S&P 500 edges lower on chip, retail weakness
By Sruthi Shankar (Reuters) - The S&P 500 edged lower on Friday as gains in energy stocks were offset by declines in chip and retail companies, after weak results from Nvidia and Nordstrom. Energy stocks rose 0.6 percent as oil prices recovered from sharp losses this week on expectations that OPEC and its allies would agree to cut output next month. Markets opened lower following weak forecasts from Nvidia Corp and chip equipment supplier Applied Materials Inc, which fell 17.6 percent and 1.9 percent respectively
By Sruthi Shankar
(Reuters) - The S&P 500 edged lower on Friday as gains in energy stocks were offset by declines in chip and retail companies, after weak results from Nvidia and Nordstrom.
Energy stocks rose 0.6 percent as oil prices recovered from sharp losses this week on expectations that OPEC and its allies would agree to cut output next month.
Markets opened lower following weak forecasts from Nvidia Corp and chip equipment supplier Applied Materials Inc, which fell 17.6 percent and 1.9 percent respectively.
The Philadelphia Semiconductor index was down 1.9 percent, while technology stocks fell 0.5 percent.
"Technology has been a sector that has been the most overvalued this year. Despite the fact that these are strong U.S. companies and will continue to generate earnings growth, what is priced into the market is almost perfection," said Andrew Lill, Americas chief investment officer of Morningstar Investment Management in Chicago.
Taking some pressure off the markets were comments from new Federal Reserve vice chair Richard Clarida about U.S. interest rates nearing the central bank's estimates of a neutral rate.
Analysts said Clarida's comments suggested that the Fed may be nearing the end of its tightening cycle. The bank typically stops raising rates once they hit the neutral level.
Worries about rising interest rates, peaking corporate earnings and signs of a slowdown in global growth have prompted investors to sell off risky assets. After the S&P 500's weakest performance in seven years in October, stocks are still struggling to find footing.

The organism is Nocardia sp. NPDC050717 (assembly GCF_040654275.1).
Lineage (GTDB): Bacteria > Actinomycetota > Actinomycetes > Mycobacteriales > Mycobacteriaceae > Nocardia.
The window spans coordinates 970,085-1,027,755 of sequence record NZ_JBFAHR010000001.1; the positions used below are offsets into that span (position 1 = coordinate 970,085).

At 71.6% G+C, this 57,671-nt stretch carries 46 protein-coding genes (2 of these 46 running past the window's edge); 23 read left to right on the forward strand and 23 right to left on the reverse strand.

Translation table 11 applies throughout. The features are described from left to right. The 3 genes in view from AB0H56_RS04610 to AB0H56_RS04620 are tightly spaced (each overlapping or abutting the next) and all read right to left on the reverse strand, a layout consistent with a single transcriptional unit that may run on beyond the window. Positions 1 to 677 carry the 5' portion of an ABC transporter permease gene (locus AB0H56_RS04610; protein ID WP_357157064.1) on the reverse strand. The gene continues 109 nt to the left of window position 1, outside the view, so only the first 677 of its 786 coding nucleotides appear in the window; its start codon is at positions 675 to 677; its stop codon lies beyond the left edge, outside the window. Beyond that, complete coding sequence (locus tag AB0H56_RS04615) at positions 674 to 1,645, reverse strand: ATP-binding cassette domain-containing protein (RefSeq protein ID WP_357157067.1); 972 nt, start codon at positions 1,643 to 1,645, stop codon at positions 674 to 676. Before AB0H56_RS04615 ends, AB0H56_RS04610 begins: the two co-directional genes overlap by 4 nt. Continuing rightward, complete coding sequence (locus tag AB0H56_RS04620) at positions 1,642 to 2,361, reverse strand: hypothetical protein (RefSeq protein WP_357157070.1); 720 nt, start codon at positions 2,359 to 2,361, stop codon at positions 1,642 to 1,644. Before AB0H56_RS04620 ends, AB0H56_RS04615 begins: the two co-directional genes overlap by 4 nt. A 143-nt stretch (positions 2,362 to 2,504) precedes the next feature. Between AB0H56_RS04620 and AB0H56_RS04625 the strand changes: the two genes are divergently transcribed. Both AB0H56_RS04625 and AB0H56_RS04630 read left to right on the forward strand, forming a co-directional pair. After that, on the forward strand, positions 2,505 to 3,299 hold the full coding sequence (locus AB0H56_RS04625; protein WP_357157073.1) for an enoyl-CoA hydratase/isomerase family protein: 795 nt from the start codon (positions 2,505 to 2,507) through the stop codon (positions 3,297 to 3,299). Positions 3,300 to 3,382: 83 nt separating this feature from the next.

At 11:49 a.m. ET the Dow Jones Industrial Average was up 1.13 points, at 25,290.40, the S&P 500 was down 5.83 points, or 0.21 percent, at 2,724.37 and the Nasdaq Composite was down 57.46 points, or 0.79 percent, at 7,201.57.
In a gloomy week for retailers, department store operator Nordstrom Inc fell 13.8 percent after quarterly same-store sales missed estimates and the company reported charges from a credit card problem.
Nordstrom was the biggest decliner on the S&P discretionary index, which fell 1.2 percent.
Differing reports on the outcome of talks which are expected between U.S. President Donald Trump and Chinese President Xi Jinping at the sidelines of a G20 summit in Argentina later this month, has kept investors on edge.
Brexit-related uncertainty also prompted caution as British Prime Minister Theresa May battled to defend her much-criticized draft divorce deal with the European Union as calls grew for a vote of no confidence in her leadership.
Five of the 11 major S&P sectors were higher, with utilities rising 0.9 percent as PG&E Corp jumped 34.5 percent, following steep losses in the past six days, after Bloomberg reported that a regulatory official said it did not want the utility to go into bankruptcy should it be found responsible for the deadly wildfires in northern California.
Declining issues outnumbered advancers for a 1.44-to-1 ratio on the NYSE and a 1.83-to-1 ratio on the Nasdaq.
The S&P index recorded 19 new 52-week highs and eight new lows, while the Nasdaq recorded 18 new highs and 81 new lows.
(Reporting by Sruthi Shankar in Bengaluru; Editing by Shounak Dasgupta)
This story has not been edited by Firstpost staff and is generated by auto-feed.
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